BURNHAM: (Singing) The live-action "Lion King," the Pepsi halftime show, 20,000 years of this, seven more to go. Carpool Karaoke, Steve Aoki, Logan Paul. A gift shop at the gun range, a mass shooting at the mall.

HOLMES: So, as you'll hear there, on the one hand, there's a lot of sadness in what he's talking about there. But on the other hand, it is lyrically so playful. He, for example, it starts off with him rhyming carpool karaoke, which is a segment on James Corden's show, with Steve Aoki, who's a DJ. That's a really clever, fun little rhyme in this, you know, kind of heavy song.

MARTIN: You know, about that, because it does move into a deeply serious place at some point. And I'm just wondering, like, how would you describe that?

HOLMES: Yeah. I think you're getting from him, you know, the entertainment element. But also, it's clear that there's a lot on his mind. And if you go back and you look at a film like "Eighth Grade," he's always been really consumed by sort of the positive and the negative of social media and the internet and the life of of young kids. And so I think he's always had that stubborn insistence on holding both of those things in his head at the same time. And that can be a really - if you're not very good at it, that kind of thing, where there's a balance between sort of the sarcastic and ironic versus the very sincere can be really exhausting. But he knows how to do this. And I think the pandemic was a time when a lot of people were in this do I laugh or cry space in their own minds. And I think that's what you're getting here.

MARTIN: So a lot of us, you know, artists, journalists have been trying to describe what this period has been like, what has it meant, what's been going on with us. How how successful do you think is "Inside" at addressing, describing kind of confronting the experience that a lot of people have had over the past year?

HOLMES: It felt very true to me, not in the literal sense. You know, I was not, you know, I was alone, but I was not trapped in one room. I was not, you know, having these particular experiences. But I described it to a couple of people as, you know, this looks like what the inside of my head felt like because of his sort of restlessness, his desire to create, create, create. And part of it is sometimes he's just in despair.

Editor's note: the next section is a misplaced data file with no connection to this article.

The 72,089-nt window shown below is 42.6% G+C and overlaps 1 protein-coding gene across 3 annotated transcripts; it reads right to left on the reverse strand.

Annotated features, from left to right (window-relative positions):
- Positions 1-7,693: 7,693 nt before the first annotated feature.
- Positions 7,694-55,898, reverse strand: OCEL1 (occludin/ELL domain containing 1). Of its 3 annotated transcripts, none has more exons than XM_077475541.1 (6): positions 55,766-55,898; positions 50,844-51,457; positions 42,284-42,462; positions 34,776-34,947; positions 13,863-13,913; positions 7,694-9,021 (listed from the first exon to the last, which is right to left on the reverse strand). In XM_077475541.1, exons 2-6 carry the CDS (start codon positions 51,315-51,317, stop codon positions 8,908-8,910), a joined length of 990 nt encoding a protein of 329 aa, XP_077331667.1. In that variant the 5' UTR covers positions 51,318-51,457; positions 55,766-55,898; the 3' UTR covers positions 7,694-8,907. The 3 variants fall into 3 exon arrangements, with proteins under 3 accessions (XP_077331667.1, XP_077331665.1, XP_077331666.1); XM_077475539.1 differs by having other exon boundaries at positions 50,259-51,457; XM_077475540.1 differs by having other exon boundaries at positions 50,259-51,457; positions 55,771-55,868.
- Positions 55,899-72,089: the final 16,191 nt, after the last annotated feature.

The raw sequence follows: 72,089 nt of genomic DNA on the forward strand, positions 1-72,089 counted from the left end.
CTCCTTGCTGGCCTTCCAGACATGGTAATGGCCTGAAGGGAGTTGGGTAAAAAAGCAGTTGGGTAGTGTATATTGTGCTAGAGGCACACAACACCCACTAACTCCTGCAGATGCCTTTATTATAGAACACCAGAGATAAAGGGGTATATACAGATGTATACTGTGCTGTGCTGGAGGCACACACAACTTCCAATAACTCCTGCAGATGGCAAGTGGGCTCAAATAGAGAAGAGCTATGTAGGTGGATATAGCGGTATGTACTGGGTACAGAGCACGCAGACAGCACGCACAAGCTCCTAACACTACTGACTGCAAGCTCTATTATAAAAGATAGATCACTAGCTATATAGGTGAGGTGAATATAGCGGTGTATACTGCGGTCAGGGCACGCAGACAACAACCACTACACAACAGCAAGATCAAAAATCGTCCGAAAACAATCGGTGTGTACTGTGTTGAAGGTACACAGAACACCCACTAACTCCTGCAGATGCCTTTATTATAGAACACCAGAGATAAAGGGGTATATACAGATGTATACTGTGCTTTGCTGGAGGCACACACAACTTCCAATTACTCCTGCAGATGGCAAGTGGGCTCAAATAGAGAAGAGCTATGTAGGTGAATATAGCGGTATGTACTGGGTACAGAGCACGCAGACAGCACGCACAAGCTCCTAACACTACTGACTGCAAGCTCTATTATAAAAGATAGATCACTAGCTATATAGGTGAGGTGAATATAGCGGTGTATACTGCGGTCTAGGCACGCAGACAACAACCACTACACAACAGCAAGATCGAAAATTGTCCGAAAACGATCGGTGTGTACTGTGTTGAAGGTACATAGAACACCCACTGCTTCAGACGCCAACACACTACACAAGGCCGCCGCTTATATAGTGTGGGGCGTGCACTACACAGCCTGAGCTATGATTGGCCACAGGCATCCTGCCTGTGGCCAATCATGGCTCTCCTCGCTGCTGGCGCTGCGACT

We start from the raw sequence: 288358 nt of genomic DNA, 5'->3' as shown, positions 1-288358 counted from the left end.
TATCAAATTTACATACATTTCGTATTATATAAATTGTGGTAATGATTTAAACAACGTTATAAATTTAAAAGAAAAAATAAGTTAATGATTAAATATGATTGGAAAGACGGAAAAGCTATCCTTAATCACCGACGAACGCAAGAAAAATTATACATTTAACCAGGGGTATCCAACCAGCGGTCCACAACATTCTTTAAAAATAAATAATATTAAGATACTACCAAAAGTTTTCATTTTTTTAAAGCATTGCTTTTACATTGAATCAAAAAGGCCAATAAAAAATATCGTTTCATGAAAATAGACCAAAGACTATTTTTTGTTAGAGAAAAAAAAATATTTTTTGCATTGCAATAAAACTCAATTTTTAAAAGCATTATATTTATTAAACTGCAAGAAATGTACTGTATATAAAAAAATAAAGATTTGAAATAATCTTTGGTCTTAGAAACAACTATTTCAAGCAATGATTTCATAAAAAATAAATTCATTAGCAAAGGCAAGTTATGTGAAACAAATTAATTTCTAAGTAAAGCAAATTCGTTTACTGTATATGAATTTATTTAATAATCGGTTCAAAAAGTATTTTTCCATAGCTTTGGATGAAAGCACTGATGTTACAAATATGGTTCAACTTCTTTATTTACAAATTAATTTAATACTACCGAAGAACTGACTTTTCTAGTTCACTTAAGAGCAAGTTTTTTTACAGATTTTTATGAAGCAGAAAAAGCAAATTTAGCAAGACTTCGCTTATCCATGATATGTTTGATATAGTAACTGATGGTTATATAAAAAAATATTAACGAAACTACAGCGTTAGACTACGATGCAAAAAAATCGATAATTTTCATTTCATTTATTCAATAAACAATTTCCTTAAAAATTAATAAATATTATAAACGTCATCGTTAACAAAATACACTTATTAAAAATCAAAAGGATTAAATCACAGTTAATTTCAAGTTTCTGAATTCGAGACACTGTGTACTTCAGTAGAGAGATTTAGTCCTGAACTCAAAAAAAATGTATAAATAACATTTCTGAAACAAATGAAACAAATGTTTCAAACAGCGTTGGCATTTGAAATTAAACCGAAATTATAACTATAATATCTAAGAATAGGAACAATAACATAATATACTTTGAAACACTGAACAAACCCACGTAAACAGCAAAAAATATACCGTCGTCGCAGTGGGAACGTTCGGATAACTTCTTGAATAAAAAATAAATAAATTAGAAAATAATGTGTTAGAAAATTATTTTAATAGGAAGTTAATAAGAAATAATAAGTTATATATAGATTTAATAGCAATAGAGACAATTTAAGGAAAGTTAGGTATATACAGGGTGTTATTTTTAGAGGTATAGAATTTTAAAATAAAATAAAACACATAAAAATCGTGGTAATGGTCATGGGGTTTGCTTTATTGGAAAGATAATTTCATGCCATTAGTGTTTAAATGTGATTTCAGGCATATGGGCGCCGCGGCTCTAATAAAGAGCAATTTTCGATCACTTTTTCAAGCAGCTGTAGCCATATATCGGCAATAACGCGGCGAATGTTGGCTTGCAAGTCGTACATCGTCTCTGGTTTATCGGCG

And it's important to remember, you know, this is a piece of theater. I don't know exactly how it tracks his experience, Bo Burnham, the person, right? Because there's also a little bit Bo Burnham the character in this almost. And he's done virtually no press about it. He is not talking about it very much. He is leaving it to speak for itself in terms of what it says about isolation and sadness.

MARTIN: Well, that being said, Lynda, like, what song do you want to go out on?

HOLMES: Well, logically enough, let's go out on the closing song. The fun thing about this is he started writing it and recording it early on, so you get to see clips of him singing it both, you know, with the short hair and with the long hair - when he had just started this special and when he was finishing it.


BURNHAM: (Singing) Does anybody want to joke when no one's laughing in the background? So this is how it ends.

HOLMES: That was NPR's Linda Holmes reviewing Bo Burnham's new Netflix special "Inside." Linda, thank you so much for joining us. I hope to see you inside at some point.

HOLMES: Thank you. Thank you, Michel. Likewise. Likewise. Transcript provided by NPR, Copyright NPR.

Linda Holmes is a pop culture correspondent for NPR and the host of Pop Culture Happy Hour. She began her professional life as an attorney. In time, however, her affection for writing, popular culture, and the online universe eclipsed her legal ambitions. She shoved her law degree in the back of the closet, gave its living room space to DVD sets of The Wire, and never looked back.